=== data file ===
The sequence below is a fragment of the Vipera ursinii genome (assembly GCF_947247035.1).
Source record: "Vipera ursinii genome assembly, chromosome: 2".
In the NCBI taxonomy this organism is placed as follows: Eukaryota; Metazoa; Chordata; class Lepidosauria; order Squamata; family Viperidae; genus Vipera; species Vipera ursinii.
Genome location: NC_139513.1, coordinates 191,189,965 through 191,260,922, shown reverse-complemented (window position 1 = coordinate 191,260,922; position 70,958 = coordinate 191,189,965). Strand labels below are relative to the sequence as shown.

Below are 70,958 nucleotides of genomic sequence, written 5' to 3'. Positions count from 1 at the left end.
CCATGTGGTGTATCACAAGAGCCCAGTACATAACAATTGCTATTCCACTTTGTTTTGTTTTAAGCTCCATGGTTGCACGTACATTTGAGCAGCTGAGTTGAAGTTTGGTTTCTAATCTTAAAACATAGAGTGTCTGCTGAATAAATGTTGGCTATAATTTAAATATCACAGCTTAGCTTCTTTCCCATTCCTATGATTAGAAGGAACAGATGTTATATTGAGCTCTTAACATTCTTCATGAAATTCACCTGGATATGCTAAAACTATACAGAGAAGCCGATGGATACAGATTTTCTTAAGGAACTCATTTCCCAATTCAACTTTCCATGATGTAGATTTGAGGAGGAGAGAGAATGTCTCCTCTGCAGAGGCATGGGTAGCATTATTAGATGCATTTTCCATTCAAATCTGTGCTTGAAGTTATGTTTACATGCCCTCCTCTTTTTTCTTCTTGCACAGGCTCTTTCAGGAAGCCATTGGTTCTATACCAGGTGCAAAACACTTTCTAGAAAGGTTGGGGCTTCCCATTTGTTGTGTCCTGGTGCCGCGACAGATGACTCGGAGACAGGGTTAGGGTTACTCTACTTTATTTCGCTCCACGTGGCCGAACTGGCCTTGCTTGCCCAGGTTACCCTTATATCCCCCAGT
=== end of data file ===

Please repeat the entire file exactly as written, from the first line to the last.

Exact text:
The sequence below is a fragment of the Vipera ursinii genome (assembly GCF_947247035.1).
Source record: "Vipera ursinii genome assembly, chromosome: 2".
In the NCBI taxonomy this organism is placed as follows: Eukaryota; Metazoa; Chordata; class Lepidosauria; order Squamata; family Viperidae; genus Vipera; species Vipera ursinii.
Genome location: NC_139513.1, coordinates 191,189,965 through 191,260,922, shown reverse-complemented (window position 1 = coordinate 191,260,922; position 70,958 = coordinate 191,189,965). Strand labels below are relative to the sequence as shown.

Below are 70,958 nucleotides of genomic sequence, written 5' to 3'. Positions count from 1 at the left end.
CCATGTGGTGTATCACAAGAGCCCAGTACATAACAATTGCTATTCCACTTTGTTTTGTTTTAAGCTCCATGGTTGCACGTACATTTGAGCAGCTGAGTTGAAGTTTGGTTTCTAATCTTAAAACATAGAGTGTCTGCTGAATAAATGTTGGCTATAATTTAAATATCACAGCTTAGCTTCTTTCCCATTCCTATGATTAGAAGGAACAGATGTTATATTGAGCTCTTAACATTCTTCATGAAATTCACCTGGATATGCTAAAACTATACAGAGAAGCCGATGGATACAGATTTTCTTAAGGAACTCATTTCCCAATTCAACTTTCCATGATGTAGATTTGAGGAGGAGAGAGAATGTCTCCTCTGCAGAGGCATGGGTAGCATTATTAGATGCATTTTCCATTCAAATCTGTGCTTGAAGTTATGTTTACATGCCCTCCTCTTTTTTCTTCTTGCACAGGCTCTTTCAGGAAGCCATTGGTTCTATACCAGGTGCAAAACACTTTCTAGAAAGGTTGGGGCTTCCCATTTGTTGTGTCCTGGTGCCGCGACAGATGACTCGGAGACAGGGTTAGGGTTACTCTACTTTATTTCGCTCCACGTGGCCGAACTGGCCTTGCTTGCCCAGGTTACCCTTATATCCCCCAGT